My father rode in a helicopter


Before his Amyotrophic Lateral Sclerosis diagnosis, my father

traversed a stretch of Eastern Ontario

in an air ambulance emergency helicopter. Unable

to properly breathe,

before they discovered                         his lungs no longer strong enough

to discharge carbon dioxide. The syntax

of exhalation: this orange helicopter, arriving

somewhere on the farm property                     to transport him the hour’s drive

to the Ottawa General Hospital. As the crow flies,

a distance only he has travelled. Whatever else

I might have garnered,

that would have been worth seeing. Did it land

in an adjacent field? The driveway? Did it make a big noise? Did it

frighten my father’s dog?

Nearly eight unbroken decades on singular property, feet firm

on the ground, my father: his premier

helicopter jaunt. Was he able                           to enjoy it?


At fifty-one, I have outlived Paul Celan, Jack Spicer, Frank O’Hara,

and will never be, thankfully,

a member of the twenty-seven club. At nearly eighty, my father

outlasted most of his parents’ generation, some by more than twenty years,

surviving cancer surgery and a triple-bypass, knowing

either heart or cancer discharged the entire assembly

of his immediate relations. Fifty-one and adopted, both of my birth parents

are still of this world: at times, one appreciates the articulation

of alternate genes.


As my birth mother offers: I’ve much

from her matrilineal path: Whitteker hair

and Whitteker eyes. Early cataracts. A social energy. To introduce this list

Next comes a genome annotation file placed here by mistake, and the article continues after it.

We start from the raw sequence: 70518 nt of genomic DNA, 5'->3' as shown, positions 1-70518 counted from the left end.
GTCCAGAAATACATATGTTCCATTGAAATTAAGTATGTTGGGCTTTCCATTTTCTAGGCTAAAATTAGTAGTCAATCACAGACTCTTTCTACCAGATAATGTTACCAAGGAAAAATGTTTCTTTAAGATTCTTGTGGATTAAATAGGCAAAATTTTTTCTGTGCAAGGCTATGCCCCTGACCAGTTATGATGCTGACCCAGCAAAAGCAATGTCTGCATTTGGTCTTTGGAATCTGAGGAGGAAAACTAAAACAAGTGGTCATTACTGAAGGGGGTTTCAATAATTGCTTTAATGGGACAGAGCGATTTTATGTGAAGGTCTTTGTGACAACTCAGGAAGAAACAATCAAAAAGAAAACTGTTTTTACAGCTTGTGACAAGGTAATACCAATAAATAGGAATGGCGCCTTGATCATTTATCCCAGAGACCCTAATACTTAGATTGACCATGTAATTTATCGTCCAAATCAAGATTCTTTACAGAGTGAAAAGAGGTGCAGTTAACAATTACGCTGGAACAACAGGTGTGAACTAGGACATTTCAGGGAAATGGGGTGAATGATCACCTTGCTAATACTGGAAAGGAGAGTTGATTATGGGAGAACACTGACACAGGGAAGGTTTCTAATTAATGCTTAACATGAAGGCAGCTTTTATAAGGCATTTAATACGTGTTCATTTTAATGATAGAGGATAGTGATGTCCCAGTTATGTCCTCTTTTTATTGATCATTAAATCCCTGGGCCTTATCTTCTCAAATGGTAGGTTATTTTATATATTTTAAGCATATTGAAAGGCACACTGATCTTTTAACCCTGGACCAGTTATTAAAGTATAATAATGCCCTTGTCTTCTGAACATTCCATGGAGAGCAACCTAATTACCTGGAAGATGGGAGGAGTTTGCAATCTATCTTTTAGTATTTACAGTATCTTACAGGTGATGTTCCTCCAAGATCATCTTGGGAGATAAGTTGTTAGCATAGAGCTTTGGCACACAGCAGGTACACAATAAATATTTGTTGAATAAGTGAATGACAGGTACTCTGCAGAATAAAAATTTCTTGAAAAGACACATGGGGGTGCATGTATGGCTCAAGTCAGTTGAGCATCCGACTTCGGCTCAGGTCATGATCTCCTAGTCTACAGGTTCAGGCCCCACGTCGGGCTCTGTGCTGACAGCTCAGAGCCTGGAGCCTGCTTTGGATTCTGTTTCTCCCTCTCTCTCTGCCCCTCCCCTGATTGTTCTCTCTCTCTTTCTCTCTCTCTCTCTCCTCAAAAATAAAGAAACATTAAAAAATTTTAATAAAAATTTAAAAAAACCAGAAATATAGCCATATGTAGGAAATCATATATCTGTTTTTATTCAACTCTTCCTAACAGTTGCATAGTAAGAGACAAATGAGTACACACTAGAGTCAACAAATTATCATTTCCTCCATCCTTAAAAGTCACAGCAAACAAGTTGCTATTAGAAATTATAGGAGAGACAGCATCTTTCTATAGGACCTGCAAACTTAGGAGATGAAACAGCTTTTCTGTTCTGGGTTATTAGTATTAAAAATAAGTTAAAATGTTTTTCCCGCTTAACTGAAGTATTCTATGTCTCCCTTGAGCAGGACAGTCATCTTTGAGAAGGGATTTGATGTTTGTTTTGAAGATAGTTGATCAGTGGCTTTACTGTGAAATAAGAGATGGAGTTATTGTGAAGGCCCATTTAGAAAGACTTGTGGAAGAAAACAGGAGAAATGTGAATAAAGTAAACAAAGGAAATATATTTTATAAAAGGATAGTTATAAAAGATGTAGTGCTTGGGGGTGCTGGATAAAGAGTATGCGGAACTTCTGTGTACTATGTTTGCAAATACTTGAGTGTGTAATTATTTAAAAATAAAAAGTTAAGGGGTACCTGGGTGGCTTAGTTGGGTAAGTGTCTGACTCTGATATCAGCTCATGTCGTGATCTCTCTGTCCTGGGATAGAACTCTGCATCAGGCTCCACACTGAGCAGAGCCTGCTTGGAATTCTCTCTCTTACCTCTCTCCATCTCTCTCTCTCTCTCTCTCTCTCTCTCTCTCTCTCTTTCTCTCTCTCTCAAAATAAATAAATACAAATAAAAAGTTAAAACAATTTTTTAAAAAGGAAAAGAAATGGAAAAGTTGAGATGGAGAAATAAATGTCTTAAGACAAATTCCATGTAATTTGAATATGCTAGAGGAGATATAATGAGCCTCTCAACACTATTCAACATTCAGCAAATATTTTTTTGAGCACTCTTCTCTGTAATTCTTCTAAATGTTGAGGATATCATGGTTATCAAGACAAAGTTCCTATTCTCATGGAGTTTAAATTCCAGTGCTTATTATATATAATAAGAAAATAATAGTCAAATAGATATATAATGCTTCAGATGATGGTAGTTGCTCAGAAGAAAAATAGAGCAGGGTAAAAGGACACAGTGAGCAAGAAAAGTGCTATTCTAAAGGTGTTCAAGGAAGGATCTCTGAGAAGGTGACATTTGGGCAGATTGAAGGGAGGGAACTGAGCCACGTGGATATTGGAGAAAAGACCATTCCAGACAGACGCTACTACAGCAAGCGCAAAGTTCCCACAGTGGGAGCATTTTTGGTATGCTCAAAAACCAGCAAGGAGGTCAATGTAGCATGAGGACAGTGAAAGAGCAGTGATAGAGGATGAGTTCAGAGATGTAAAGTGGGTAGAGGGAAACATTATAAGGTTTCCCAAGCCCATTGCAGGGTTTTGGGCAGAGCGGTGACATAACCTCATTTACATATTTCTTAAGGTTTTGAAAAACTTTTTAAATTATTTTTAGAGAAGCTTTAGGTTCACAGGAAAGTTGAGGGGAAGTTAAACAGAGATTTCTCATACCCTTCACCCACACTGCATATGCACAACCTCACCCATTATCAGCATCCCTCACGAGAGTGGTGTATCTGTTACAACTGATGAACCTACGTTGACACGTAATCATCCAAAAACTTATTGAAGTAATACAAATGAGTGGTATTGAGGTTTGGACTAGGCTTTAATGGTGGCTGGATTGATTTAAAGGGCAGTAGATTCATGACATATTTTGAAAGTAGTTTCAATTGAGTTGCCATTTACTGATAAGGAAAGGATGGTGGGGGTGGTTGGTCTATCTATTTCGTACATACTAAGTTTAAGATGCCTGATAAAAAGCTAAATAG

of previously unknown genealogical details

I’ve yet                                    to fully incorporate. Fragments formed

of words, alone. To fractal into parts once mine,

a complex web of interconnected selves.


Christine suggests I misunderstood: my father gasped,

my sister delivered by car                     to their local ER, a helicopter

not at homestead, but instead, from their

small regional hospital. As the crow flies. Hardly

a period                       of reflection. Or a comma. So easily

worn, worn out. He could                               not breathe.


Was time                     not different, then? What rare, unwieldly crow

might soar in one sustained direction. An absence

that spreads through the bones.

Charles Dickens, Oliver Twist (1838): We cut over the fields

at the back with him between us — straight

as the crow flies — through hedge and ditch. And yet, that hardly

sounds direct.                          Clouds drift, clouds drift and spill,

and still spill, light.


My father,                    his once-charcoal tussle, crow-black,

gradually eroded into silver                  grey                  to white; reduced

to ash. Where my sister set him, there, in the soil,

just by our mother. I’m sure she complained. The headstone

already his adjacent name. In the end              , it was where

he needed to be.

rob mclennan currently lives in Ottawa, where he is home full-time with the two wee girls he shares with Christine McNair. His most recent titles include the poetry collections the book of smaller (University of Calgary Press, 2022) and World’s End, (ARP Books, 2023), and a suite of pandemic essays, essays in the face of uncertainties (Mansfield Press, 2022). He spent the 2007-8 academic year in Edmonton as writer-in-residence at the University of Alberta, and regularly posts reviews, essays, interviews and other notices at